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The Future-Proofing Bookkeeper’s Best Practices for 1099 Management

Written by Michelle Brown

W9s in-line for for taxtime ease and flow. 

One of the most easily preventable pain points I come across year after year is the lift of supplying 1099s to vendors, service providers, contractors and anyone you have paid $600 to or more in a calendar tax year. 

It hurts my heart to see so many small businesses spin out in Q1 gathering the documentation federally required by law to be filed by January 31st. It is your obligation as an employer to furnish proof of payment to both the payee and the IRS (US-specific, notably) and it isn’t the funnest thing you’ll do all year, but it doesn’t have to suck your soul out.

You just need a system…built from the bookkeeper’s perspective, of course! 📚🕶️

W9: Simplify 🦴 Organize 🐾 Validate

The hero of our story is the W9 form, who keeps 1099s more queued-up than canine cuties backstage at the National Dog Show on Thanksgiving. By making the submission of a W9 a non-negotiable—before anyone even gets paid—in your onboarding process, you’ve got the success factor for smooth 1099 management at tax-time.

Anytime you hire a contractor, project person, or paid provider, the very first thing you need to service the relationship is to get an accurate and signed W9 form.

Ideally, they will submit that as a course of business with the first invoice and/or signed contract. However, the onus of acquiring W9s sits squarely on your shoulders. It’s your job to make sure that you have the information you need when you need it. Protect the peace of “future you” by having it before you need it.

In the rare and unseemly case that you have to fight or chase a contract for their W9, hashtag red flag, friends. Shady or amateurish business practices do not operate in a silo; you want the people you work with to understand and honor the rules of engagement. You did make these rules up, the IRS did. We all have to play. 

There is an exception to this rule: C Corps do not, technically, have to be issued a 1099. Therefore, if you are paying a C Corp for services, you do not need to ask for a W9, nor do they have to give you one. It is a best practice, however, and it’s rare to see pushback from an organization at this level. A W9 form is only a form, there is no skin off their nose to supply it. Conversely, a 1099 is just a form. It doesn’t hurt anyone to go this extra step for record keeping.

W9 Secured. Now what?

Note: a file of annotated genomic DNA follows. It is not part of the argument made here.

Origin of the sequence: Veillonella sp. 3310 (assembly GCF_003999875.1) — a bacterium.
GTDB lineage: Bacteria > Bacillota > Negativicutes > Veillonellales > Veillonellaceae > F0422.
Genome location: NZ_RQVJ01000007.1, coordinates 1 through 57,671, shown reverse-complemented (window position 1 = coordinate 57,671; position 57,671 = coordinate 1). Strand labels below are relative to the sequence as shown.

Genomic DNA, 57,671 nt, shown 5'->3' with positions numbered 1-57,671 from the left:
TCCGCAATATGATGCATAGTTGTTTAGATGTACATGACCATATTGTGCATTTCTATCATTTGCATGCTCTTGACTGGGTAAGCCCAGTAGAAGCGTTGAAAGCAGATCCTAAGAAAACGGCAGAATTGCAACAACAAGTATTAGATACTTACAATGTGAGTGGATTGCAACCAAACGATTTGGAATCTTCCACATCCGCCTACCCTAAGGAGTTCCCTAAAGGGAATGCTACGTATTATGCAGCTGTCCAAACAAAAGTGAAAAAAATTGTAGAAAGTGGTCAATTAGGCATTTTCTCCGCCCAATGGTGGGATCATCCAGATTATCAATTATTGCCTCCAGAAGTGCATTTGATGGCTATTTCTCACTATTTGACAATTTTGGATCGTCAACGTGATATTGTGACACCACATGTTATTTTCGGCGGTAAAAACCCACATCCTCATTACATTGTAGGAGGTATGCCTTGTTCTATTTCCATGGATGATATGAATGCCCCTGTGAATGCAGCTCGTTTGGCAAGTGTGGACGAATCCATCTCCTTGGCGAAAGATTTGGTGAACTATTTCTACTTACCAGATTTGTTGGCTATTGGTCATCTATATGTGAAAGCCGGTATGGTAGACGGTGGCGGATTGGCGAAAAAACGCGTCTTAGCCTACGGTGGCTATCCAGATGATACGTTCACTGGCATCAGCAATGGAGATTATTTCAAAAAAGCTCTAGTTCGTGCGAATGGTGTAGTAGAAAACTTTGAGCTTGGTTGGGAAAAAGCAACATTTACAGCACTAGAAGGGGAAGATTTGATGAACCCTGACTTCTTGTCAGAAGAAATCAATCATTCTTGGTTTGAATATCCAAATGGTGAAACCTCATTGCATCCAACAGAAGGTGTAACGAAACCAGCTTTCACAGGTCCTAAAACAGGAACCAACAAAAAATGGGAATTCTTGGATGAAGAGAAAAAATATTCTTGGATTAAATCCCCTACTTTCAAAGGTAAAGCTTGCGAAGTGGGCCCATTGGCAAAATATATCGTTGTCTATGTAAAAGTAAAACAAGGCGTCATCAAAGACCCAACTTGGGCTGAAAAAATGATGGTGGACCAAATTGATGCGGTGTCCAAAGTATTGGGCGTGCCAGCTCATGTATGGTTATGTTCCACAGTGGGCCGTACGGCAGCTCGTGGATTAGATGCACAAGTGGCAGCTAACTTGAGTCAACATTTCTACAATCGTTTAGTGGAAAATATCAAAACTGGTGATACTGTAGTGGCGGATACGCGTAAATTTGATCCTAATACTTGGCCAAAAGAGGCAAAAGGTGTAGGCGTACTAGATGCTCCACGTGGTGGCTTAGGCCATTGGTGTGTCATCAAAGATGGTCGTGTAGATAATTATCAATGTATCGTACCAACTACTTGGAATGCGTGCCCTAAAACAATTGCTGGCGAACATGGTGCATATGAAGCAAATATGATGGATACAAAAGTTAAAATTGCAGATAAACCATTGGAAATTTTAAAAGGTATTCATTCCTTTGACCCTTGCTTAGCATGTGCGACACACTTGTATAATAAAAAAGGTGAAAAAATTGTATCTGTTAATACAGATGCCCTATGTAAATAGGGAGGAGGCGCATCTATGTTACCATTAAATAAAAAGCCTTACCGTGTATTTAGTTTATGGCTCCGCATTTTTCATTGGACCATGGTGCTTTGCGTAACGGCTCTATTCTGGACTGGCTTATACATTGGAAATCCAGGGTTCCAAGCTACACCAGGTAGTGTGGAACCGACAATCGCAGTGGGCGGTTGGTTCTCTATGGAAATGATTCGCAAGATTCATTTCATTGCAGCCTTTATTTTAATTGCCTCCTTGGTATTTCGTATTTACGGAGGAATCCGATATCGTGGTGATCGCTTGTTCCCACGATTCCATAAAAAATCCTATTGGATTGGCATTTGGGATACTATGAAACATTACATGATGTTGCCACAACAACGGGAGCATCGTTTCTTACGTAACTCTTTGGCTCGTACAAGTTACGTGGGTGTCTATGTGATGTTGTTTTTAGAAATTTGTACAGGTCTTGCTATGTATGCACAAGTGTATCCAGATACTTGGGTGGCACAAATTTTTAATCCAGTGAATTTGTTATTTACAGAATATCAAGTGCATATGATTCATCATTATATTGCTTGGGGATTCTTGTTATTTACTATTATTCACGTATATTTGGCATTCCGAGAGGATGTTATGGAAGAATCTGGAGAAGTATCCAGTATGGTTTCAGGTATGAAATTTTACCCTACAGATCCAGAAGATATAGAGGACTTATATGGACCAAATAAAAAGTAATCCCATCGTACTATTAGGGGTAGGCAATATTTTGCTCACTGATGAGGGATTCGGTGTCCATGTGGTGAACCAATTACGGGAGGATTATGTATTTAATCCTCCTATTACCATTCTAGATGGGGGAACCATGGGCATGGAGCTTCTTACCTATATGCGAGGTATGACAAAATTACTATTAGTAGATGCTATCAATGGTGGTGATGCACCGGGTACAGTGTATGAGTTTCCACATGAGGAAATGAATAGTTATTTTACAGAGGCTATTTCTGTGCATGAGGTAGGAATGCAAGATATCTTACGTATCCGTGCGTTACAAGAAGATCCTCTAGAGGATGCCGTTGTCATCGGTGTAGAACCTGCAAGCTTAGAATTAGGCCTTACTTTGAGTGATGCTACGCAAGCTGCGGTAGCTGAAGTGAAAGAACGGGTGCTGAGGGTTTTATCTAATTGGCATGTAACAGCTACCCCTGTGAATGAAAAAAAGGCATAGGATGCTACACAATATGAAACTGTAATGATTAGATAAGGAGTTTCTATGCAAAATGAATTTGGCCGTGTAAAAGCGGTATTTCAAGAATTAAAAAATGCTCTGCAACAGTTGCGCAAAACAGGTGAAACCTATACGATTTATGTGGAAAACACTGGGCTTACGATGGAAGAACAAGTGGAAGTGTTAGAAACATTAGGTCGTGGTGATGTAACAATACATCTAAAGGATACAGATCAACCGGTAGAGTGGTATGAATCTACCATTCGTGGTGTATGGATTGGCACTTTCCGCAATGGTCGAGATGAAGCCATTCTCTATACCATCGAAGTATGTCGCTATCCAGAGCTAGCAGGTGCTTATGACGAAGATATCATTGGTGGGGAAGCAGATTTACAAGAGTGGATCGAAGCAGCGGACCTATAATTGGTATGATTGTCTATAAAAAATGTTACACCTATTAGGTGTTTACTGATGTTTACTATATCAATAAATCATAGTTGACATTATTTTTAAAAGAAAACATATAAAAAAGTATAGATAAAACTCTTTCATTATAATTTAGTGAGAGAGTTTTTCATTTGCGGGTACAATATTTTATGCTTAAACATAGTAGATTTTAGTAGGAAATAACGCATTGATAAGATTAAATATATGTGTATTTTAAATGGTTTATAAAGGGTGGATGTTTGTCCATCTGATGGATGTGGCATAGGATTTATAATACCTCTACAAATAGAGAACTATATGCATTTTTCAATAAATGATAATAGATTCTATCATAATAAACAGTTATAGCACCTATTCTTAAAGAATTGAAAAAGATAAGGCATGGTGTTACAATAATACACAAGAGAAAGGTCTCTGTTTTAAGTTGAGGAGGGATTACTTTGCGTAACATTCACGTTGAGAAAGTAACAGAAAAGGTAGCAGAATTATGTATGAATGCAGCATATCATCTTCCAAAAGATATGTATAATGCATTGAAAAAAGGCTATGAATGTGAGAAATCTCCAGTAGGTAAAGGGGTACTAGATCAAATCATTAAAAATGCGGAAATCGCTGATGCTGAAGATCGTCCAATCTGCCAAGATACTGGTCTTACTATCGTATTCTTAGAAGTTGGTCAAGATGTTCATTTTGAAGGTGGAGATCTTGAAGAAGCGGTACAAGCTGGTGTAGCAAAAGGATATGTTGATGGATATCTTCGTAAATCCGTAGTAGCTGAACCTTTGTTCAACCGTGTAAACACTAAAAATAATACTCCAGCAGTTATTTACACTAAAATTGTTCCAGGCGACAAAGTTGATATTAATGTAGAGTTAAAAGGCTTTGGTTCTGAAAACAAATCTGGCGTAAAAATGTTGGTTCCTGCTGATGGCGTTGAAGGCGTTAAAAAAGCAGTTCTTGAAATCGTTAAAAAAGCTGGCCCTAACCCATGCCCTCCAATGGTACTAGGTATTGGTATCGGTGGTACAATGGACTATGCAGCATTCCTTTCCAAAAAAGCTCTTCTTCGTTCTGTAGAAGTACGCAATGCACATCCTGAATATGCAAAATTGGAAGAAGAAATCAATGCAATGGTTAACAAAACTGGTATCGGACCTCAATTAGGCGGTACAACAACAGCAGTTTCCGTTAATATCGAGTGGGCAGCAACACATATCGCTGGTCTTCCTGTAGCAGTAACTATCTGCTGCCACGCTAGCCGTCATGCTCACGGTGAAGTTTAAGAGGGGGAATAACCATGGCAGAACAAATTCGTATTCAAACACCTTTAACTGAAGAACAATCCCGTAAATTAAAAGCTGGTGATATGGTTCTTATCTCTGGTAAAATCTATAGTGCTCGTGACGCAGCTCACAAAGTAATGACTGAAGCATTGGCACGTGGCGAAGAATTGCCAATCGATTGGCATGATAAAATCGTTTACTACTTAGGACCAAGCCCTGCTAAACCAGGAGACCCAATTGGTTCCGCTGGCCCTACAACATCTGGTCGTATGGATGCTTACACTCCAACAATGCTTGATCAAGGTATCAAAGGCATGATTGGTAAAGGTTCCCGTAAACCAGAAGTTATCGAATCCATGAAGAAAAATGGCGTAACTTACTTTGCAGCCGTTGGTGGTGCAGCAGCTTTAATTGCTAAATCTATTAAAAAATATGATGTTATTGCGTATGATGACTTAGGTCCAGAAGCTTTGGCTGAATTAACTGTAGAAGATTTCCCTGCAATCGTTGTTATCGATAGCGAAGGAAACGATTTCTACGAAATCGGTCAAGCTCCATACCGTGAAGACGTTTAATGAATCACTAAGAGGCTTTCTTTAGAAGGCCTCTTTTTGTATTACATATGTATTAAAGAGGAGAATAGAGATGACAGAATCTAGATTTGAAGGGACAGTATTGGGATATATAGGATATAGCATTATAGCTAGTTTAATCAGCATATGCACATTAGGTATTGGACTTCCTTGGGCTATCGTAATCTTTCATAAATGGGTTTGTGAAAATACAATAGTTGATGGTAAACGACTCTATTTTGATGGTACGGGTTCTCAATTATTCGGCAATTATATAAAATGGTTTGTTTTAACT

Those bedrock documents aren’t going to do you any good if they sit in your inbox. Make it a part of your onboarding discipline to get all W9s over to your bookkeeper as soon as possible. If she is worth her salt, she will make it a prerequisite to paying the vendor. W9s grease the wheels of business; it behooves everyone to get those in the hands of the person who will be managing the financial administration of the relationship ASAP. 

Whether you use a payroll company, have an in-house person, or partner with a financial stewart and bookkeeping expert, W9 forms need to be with the person who is responsible for 1099s. Once that happens, you can look forward to checking this annual box with minimal drag.

For all you solo shops, owner/operated, or business builders who also do their own books, please consider this system and workflow a stress-free 1099 season and leave the ball-chasing to Zelda. 

ZELDA P MONEYSWORTH presents The Future-Proofing Bookkeeper’s Best Practices for 1099 Management

STEP 1: All through the year, collect W9s from Vendors Make W9 form submission a prerequisite to getting paid for the contractor. File the form accordingly.

STEP 2: It’s December, run a contractor report What gaps do you have, erroneous information, or missing forms? Now is the time to figure out what you’re missing and get on a mission to get it.  If you’ve done the work of being diligent with W9 collection, this should be a short list. 

STEP 3: It’s January, trigger and mail 1099s to Vendors by 1/31 Once your contractor report is in integrity and the information has been validated, run a 1099 report in QuickBooks (or your favorite third-party accounting software), which will generate 1099 and prep them for mailing to vendors, service providers, project people, and anyone the company paid for work this year above $599. 


Make it a practice to collect W9s on Day 1, verify the information in December, run a report to deliver on compliance with little to no friction. Nobody wants to spend the first part of the year scrambling to organize the must-have information for anyone you worked with last year. 

Protect your peace by having a system in place that minimizes wasted effort and sets “Future You” up for ease and flow. 

Do you have specific questions about 1099 management or how to get your financial systems in elegant alignment with bookkeeping best practices?  Reach out. We’ll help you stop chasing your tail.

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